Mr Roets Goes To Cape Town: When The NDR Agenda Was Exposed

On the 6th of September 2018 I witnessed a shameful spectacle. A citizen was attacked by his representatives for presenting a reasoned argument on a proposed constitutional change that could fundamentally alter the basis of the entire Constitution. This was driven by a distortion of history and the African National Congress (ANC)’s reliance on the Communist Party for its ideology. Despite the abundance of horrific examples from Cambodia to Zimbabwe, the South African ruling party has never abandoned its commitment to this, communist, ideology.

In the ANC’s case, the implementation of their particular version of communism is known as the National Democratic Revolution (NDR), and it was this that Mr Ernst Roets, the Deputy CEO of AfriForum, had firmly in his sights as he attended Parliament’s constitutional review committee hearings on a proposed change to section 25 of the Constitution to allow expropriation without compensation (EWC).

You can see the video of Roets’ testimony here. I won’t go into too much detail about it, but Roets starts out by giving a good summary of the ANC-EFF alliance’s communist agenda. He also debunks some common historical myths around the question of land as well as taking the government to task for their failure at land reform. Importantly, he also accepts the need for restitution of land to people who had theirs taken by way of apartheid-era legislation as well as the Natives Land Act of 1913.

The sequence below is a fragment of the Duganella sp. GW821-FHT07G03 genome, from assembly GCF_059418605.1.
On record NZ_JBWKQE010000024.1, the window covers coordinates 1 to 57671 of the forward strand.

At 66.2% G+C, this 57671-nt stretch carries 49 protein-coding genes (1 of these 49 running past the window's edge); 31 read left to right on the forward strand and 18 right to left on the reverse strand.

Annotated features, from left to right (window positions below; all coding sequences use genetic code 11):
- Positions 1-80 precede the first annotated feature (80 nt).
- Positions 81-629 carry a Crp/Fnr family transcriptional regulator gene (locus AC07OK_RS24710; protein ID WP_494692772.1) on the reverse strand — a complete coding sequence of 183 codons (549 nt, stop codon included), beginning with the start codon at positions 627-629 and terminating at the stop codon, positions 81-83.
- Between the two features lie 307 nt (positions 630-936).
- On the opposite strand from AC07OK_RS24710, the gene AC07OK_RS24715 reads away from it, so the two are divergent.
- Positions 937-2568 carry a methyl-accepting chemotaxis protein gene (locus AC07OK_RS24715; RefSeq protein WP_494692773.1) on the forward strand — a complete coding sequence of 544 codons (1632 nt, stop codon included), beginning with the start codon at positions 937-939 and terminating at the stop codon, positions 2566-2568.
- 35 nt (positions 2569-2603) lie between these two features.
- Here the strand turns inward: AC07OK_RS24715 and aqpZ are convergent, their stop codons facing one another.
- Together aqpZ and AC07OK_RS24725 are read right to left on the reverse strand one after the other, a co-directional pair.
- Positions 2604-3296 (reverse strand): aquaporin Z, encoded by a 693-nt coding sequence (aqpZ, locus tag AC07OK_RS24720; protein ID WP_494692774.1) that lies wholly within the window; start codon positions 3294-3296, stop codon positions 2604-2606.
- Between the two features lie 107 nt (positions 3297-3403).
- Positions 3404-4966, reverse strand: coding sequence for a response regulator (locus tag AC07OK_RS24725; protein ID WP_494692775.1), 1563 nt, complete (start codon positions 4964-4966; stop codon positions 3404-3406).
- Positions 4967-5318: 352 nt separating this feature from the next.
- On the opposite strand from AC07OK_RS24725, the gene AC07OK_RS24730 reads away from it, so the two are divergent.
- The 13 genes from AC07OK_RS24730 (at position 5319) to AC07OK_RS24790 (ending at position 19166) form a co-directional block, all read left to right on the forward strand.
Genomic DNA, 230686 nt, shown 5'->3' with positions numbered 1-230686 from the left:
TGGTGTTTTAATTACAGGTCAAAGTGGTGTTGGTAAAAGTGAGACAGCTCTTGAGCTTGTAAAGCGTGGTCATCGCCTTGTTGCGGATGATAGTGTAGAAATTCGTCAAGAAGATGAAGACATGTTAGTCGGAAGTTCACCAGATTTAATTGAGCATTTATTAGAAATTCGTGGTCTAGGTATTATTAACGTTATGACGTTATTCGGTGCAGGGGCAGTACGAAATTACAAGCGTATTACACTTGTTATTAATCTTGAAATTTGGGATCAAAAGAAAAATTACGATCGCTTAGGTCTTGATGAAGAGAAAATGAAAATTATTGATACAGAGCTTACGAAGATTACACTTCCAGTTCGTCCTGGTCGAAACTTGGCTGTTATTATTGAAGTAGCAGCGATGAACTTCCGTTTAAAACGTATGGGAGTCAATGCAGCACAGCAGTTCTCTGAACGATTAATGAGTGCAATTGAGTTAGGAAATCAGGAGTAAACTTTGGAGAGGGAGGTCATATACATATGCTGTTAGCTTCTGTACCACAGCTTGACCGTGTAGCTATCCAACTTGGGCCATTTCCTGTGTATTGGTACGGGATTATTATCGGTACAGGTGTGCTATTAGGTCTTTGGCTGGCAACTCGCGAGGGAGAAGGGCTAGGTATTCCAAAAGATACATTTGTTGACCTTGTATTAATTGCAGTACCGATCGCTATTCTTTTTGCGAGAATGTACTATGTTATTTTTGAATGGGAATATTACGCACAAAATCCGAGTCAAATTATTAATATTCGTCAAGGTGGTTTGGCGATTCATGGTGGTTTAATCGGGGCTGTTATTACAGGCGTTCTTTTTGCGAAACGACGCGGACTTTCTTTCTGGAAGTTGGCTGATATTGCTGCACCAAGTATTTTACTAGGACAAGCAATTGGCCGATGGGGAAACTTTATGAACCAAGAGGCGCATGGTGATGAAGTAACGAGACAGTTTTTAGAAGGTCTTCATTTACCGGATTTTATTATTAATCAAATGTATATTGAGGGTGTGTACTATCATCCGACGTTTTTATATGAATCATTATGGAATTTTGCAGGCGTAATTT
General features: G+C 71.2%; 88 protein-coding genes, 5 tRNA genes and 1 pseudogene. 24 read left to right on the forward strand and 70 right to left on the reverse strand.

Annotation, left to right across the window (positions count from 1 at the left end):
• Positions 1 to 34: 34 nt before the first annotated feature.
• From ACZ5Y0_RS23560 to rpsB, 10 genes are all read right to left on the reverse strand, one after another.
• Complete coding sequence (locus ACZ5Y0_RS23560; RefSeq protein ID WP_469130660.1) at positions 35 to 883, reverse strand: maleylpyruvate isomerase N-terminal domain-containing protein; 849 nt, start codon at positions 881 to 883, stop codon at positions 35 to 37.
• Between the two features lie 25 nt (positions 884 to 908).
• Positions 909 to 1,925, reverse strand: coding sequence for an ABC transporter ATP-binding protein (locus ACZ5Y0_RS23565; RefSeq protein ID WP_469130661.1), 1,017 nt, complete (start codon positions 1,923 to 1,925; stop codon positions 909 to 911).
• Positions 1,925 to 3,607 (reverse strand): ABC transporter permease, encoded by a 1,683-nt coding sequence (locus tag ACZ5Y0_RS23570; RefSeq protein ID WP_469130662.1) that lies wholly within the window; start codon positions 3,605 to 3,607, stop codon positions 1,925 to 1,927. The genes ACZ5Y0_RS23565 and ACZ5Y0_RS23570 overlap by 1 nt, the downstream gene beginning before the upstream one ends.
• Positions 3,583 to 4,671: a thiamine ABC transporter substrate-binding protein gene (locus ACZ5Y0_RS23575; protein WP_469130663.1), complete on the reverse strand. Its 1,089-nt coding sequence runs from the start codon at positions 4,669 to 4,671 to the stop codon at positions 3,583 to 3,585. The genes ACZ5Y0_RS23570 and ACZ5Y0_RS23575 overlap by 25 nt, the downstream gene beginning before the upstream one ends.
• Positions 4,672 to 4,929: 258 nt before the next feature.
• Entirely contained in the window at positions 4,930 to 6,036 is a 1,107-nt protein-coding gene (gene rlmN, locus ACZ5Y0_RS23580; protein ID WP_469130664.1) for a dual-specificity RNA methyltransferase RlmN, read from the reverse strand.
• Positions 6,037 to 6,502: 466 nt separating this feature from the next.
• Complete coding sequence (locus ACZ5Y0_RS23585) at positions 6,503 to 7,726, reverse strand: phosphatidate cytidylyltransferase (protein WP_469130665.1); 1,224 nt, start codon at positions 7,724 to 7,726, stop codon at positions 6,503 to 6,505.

I agree with all of the points that Roets makes. The ANC government could have simply bought the 5% of land available of the market and given it to black people (if this had been done since 1994, Roets says, more than half the farms in the country would be in the hands of black people) if black ownership of land was their overarching concern. They have also transferred only 6% of land bought through their reform programme to black people. This is not consistent with their rhetorical aims, but is fully consistent with the NDR, which is their real goal.

Those who say that history is unimportant have not read the ANC’s strategy and tactics documents. It lays out clearly their rationale as being based on South Africa’s historical circumstances and the concept of ‘colonialism of a special kind’ is invoked. This means that in South Africa both the coloniser and colonised share the same geographical area, with the colonised being black people and the coloniser white people, who are referred to as European settlers.

The response to Roets were the exact opposite of his presentation, ranging from the racist to the threatening, all hysterical. Clearly the ANC and EFF wanted to bury the main story, which should have been around the NDR itself and the fact that the ruling party spends considerable time thinking about how to best position itself to implement a socialist revolution given the prevailing winds. This is not merely a thought exercise, but something that informs policy debates at their conferences as well as feeding into policy as we have seen with things like the NHI, unilaterally withdrawing from investor protection treaties, attempted takeovers of private education and private security, etc.